It is that time of the year in Japan, the buzz and energy are palpable throughout the country. Imagine harvest season in Napa Valley but lasting for five months. It is sake brewing season, and the period extends from October until March for 99 percent of the breweries.

With the excitement only compared to a kid going to Disneyland for the first time, I embarked on a last-minute trip to visit Japan and explore its varied landscapes.

The “short but packed right” adventure included an ambitious itinerary organically built with the help of some friends.

If there’s one thing you know about me by now, it is that I’m in love with this part of the world and I highly encourage you to visit.

The goal of the exercise was to explore corners that I hadn’t visited before, but I have studied and enjoyed their sakes over the years.

Upon landing, I met a friend of mine who always knows the right spots to dine and has the pulse on the traditional, yet ever-changing, world of sake.

We met at Izakaya Kotaro in Shibuya, Tokyo. I had heard of this place but hadn’t had the pleasure of visiting — getting a reservation is nearly impossible unless you are repeat customer. This 20-or-so-seat space celebrates Japan’s culinary richness with excellent execution. Chef Kotaro and his passionate team deliver a unique experience paired with some of the most exciting and best-kept-secret sakes.

We didn’t want to miss any of the gems so we ordered ‘Omakase’ (in chef’s hands), which turned out to be just perfect.

As a greeting paired with a welcoming Nama Biru (small draft beer) we had a small dish composed of heirloom white beans, kale and shaved bonito, a flavorful and healthful start.

Next, a beautifully arranged sashimi selection with octopus, black throat perch and trout served with fresh kabosu citrus, pink salt and grated wasabi, an incredible array paired with Akishika sake from Osaka made with Omachi rice showcasing a lively and zippy style to dance with the sashimi.

Next move: a beautifully balanced salad, which consisted of local lettuces, radishes, mustard grain and a citrus vinaigrette. The party of flavors and textures was delicious and way more exciting than it reads.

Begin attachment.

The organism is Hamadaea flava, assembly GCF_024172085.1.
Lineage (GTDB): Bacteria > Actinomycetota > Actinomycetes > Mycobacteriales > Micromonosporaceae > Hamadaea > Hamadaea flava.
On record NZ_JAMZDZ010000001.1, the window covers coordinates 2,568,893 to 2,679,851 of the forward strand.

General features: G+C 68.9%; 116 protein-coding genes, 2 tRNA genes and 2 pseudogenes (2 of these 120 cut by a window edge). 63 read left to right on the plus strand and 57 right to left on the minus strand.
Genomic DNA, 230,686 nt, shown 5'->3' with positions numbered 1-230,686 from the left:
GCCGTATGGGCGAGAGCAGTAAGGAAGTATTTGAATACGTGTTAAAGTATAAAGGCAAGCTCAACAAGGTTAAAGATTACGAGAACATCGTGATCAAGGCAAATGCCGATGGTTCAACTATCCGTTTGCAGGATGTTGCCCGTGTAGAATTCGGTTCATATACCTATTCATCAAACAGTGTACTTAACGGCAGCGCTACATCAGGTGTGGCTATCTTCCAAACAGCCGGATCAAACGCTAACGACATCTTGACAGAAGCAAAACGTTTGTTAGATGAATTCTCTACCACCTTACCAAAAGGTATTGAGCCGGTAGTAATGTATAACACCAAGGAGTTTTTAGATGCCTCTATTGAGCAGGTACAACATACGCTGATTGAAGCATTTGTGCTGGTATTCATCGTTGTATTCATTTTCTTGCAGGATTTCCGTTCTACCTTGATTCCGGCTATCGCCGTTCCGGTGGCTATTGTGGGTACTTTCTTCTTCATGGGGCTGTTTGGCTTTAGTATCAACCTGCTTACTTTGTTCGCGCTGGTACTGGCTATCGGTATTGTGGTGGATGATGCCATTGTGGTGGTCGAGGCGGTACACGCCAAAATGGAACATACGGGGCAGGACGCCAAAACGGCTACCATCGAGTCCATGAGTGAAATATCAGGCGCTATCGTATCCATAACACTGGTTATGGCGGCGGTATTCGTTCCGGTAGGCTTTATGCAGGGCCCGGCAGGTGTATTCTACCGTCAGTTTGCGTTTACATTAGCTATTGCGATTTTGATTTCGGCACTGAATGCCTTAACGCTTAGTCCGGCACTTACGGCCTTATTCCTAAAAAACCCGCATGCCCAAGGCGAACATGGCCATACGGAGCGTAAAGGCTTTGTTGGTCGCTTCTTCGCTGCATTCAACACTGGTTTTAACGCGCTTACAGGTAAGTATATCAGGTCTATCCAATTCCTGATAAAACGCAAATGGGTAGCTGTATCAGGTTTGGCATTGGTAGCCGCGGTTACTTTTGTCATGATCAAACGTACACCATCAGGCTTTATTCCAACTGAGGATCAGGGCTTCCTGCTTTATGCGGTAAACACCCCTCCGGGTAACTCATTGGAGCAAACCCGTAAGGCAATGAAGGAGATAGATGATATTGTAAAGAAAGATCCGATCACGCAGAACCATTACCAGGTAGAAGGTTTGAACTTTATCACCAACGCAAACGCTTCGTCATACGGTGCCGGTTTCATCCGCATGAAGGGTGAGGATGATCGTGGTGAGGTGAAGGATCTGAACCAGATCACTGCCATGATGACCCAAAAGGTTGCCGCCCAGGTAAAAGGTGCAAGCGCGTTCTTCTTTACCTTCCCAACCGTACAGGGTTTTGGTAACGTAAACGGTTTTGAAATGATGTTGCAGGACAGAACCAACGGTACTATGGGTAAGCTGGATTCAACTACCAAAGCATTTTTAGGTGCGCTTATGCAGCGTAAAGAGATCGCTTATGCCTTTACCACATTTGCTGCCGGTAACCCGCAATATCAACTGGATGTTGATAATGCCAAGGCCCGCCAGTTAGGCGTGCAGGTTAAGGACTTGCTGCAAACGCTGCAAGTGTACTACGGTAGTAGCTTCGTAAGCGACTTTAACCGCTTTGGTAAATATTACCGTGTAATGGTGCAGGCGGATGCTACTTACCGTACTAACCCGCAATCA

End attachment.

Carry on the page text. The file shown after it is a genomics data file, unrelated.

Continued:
Furthermore, our cups were filled with 2018 Taka from Yamaguchi Prefecture, which took us into the next course a true celebration of the season, local anago, salt water eel gently grilled and served with sesame kelp and dried seaweed. Holy smokes, just incredible!

Moving on, one of the dishes worth waiting all year for, ankimo (monkfish liver) creamy and mouth-watering served with a traditional ponzu sauce paired amazingly with Taka.

Moving on, Menchi Katsu, seasoned ground beef breaded and lightly fried that makes for an excellent companion to richer styles sake, in this case a flight from one of the producers celebrating rusticity and flavor, Yorokobi Gaijin from Shikoku. We tried three sakes made from three strains of rice. Unique and texturally appealing.

The next course is certainly an acquired taste not for everyone: Shirako (cod milt) first of the season. It is hard to describe but it’s like having a light fish pudding with a dashi broth. For sake, Sogen Muroka Nama Genshu from Ishikawa prefecture delivering the goods! Bold and aromatic enough to stand to the dish.

Finally, a true celebration of the Japanese culinary world, a dish that has made Kotaro famous. Chilled udon noodles served with a daikon broth with citrus. Chef Kotaro San rolls the noodles every night after service and hangs them overnight to dry. This is the pinnacle of noodles, “al dente” and fluffy paired with the herbal toned Aoshima Tokubetsu Junmai from Shizuoka.

Dinner at Kotaro Izakaya was simply the best way to start this action packed week and best way to trick jet lag. A good night’s sleep thankfully awaited to prepare for the six-cities-in-five-days marathon that started early the following morning.

To be continued next week. Cheers until then!

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Eduardo can be reached at eduardo@sakedrinker.com.